Politics, peaceful retreats and race in American history
Compiled from promotional notes
Justice Deferred: Race and the Supreme Court
By Vernon Burton ’69 and Armand Derfner
(University of California Press)
The court is no mere bystander in U.S. history; it is an active participant, and the impact of its decisions is felt for generations. Americans typically think of the Supreme Court of the United States as the guardian of liberty. It is the institution that ended segregation, that guarantees fair trials and protects free speech and the right to vote. But the reality is more complicated. Supreme Court decisions have also played a major role in reinforcing the legacy of slavery and Jim Crow.
Ultimately, the book speaks to the future. Especially at a time when so many Americans are motivated to face and improve race relations, the role of the Supreme Court in bringing us to this point is of central importance and universal interest. Burton is the Judge Matthew J. Perry Distinguished Chair of History and a professor of sociology, anthropology, computer science and pan-African studies at Clemson University.
Round About Greenville and the Carolina Blue Ridge
By Pam Burgess Shucker ’69
(Four Colour Print Group)
Alive with meditative moments and raw beauty, “Round About Greenville and the Carolina Blue Ridge” recommends nature as a sanctuary and source of physical, emotional and spiritual wellness. “Yeah, THAT Greenville,” South Carolina, is recognized as being one of the fastest growing cities in the United States. But the Greenville area also offers a multitude of opportunities for peaceful retreat from the hectic pace of progress into the beauty of the natural world.
After hiking thousands of miles through the Carolina Blue Ridge mountains, author Pam Shucker and nature photographer Bill Robertson blend their visions and voices to share their passion for Greenville’s natural environs. They have interwoven descriptions of these relaxing and restorative sites through the photos and essays the places inspired. Lists of many of the area’s natural highlights, along with addresses and a map, are included in the appendix.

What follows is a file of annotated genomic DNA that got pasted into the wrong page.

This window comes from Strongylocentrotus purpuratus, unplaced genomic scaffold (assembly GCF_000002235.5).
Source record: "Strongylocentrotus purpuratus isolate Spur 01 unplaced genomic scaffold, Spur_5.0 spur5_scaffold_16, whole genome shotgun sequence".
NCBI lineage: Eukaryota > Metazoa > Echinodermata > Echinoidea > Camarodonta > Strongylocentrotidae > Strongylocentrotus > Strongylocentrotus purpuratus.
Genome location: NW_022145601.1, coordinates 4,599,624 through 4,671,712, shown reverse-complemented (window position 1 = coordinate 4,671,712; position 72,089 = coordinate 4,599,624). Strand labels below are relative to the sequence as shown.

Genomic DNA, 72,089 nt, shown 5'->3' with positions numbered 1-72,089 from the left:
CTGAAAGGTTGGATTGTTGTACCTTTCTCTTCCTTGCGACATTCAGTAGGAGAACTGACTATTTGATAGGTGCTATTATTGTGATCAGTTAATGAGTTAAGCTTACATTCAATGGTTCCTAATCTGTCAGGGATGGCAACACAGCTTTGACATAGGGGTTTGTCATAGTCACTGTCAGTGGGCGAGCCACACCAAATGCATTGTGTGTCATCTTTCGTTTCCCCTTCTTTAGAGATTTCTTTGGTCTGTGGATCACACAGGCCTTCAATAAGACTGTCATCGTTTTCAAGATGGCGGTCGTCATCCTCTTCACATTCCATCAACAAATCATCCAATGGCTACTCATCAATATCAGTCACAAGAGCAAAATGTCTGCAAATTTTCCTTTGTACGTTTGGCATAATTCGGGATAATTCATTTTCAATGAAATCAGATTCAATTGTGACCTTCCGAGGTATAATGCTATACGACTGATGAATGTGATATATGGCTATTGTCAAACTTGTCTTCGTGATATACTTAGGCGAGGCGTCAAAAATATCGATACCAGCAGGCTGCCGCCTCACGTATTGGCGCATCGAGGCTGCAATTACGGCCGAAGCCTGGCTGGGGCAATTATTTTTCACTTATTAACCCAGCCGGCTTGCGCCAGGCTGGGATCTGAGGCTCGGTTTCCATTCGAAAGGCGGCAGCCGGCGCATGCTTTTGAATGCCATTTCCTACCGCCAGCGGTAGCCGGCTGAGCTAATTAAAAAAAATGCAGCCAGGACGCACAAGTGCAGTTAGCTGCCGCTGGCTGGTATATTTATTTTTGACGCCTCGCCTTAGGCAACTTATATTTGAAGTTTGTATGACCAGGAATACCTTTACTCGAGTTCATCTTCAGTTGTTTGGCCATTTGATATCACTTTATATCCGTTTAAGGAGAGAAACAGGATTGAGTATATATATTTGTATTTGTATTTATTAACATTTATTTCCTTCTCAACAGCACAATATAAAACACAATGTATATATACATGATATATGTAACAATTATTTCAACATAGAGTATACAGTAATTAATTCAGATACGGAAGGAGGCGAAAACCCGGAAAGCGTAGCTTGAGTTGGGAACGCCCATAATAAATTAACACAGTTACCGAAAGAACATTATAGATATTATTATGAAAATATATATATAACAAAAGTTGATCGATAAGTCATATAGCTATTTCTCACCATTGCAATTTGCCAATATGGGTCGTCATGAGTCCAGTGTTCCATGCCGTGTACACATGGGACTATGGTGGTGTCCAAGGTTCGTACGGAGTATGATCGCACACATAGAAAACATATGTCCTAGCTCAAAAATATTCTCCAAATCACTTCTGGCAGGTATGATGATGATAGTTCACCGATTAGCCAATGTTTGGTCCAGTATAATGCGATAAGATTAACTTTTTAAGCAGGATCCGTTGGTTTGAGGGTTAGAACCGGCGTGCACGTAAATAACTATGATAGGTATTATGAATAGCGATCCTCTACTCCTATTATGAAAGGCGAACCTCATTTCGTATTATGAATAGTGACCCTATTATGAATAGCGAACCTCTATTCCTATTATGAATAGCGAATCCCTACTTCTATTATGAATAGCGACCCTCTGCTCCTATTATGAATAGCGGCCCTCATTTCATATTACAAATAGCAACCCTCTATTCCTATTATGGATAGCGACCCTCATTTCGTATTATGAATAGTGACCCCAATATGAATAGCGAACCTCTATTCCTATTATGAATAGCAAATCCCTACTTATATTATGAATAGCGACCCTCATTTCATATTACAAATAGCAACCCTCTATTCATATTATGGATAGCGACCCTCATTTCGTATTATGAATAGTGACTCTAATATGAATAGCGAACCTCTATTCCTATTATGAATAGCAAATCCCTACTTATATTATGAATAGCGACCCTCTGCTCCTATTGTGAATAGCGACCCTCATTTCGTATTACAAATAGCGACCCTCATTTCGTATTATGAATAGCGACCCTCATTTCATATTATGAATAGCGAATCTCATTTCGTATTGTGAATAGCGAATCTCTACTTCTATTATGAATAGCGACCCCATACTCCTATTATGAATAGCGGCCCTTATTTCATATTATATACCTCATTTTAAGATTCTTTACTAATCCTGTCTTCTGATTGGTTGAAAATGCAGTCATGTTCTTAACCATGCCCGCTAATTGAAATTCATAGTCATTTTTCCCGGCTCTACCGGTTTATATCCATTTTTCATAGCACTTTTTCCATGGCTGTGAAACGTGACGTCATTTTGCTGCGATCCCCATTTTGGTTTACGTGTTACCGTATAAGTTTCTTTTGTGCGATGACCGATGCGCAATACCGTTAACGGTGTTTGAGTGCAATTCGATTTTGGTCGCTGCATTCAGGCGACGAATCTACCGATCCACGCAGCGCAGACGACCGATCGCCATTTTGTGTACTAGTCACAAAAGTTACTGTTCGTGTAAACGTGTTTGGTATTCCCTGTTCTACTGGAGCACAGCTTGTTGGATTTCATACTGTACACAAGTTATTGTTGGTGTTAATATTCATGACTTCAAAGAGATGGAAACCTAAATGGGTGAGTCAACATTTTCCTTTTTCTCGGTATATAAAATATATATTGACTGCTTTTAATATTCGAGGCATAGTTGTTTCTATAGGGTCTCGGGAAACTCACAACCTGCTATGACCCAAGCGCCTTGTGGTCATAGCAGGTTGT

Shucker was an English major at Furman who created and taught the Microscope Summer Camp, which was part of the Kaleidoscope Summer Program until the pandemic. She teaches in the Osher Lifelong Learning Institute at Furman and will be part of the 2022 Homecoming “Authors at Furman” program.
The Families’ Civil War Black Soldiers and the Fight for Racial Justice
BLACK SOLDIERS AND THE FIGHT FOR RACIAL JUSTICE
By Holly A. Pinheiro Jr.
(University of Georgia Press)
This book tells the stories of freeborn northern African Americans in Philadelphia struggling to maintain families while fighting against racial discrimination. Taking a long view, from 1850 to the 1920s, Holly A. Pinheiro Jr. shows how Civil War military service worsened already difficult circumstances due to its negative effects on family finances, living situations, minds and bodies. At least 79,000 African Americans served in northern United States Colored Troops (USCT) regiments. Many, including most of the USCT veterans examined here, remained in the North and constituted a sizable population of racial minorities living outside the former Confederacy.
Pinheiro provides a compelling account of the lives of USCT soldiers and their entire families but also argues that the Civil War was but one engagement in a longer war for racial justice. By 1863, the Civil War provided African American Philadelphians with the ability to expand the theater of war beyond their metropolitan and racially oppressive city into the South to defeat Confederates and end slavery as armed combatants. But the war at home waged by white Northerners never ended.
Pinheiro examines the intersections of gender, race, class and region to fully illuminate the experiences of northern USCT soldiers and their families. An assistant professor in history, Pinheiro joined the Furman faculty in 2021.
By Nathaniel Sizemore ’08
David Stoneman was a rising star at one of Washington, D.C.’s most prestigious law firms until the firm’s conniving managing partner, Gregory Thomas III, abruptly derailed his plans. Thereafter, David encounters Sarah Mercer, a single mother who lost her son and wants justice. To help Sarah and redeem his tarnished reputation, David unwittingly uncovers a government secret buried by Senator Stephen Smythe, a ruthless politician who will stop at nothing to protect his new legislation, the Division Act. Allying with a desperate Southern Baptist minister, David and Sarah find themselves in a tumultuous legal battle that turns into a fight for their lives. The clock is ticking, and David must outsmart his former boss, outmaneuver a team of highly trained killers and outlast a senator.
Sizemore was a political science major at Furman and a graduate of Vanderbilt Law School. After practicing at a large law firm in the Washington, D.C., metropolitan area, he returned to Cincinnati, Ohio, to work in his family’s business. He lives in Fort Thomas, Kentucky, with his wife and two daughters.
Top Photo: Vernon Burton ’69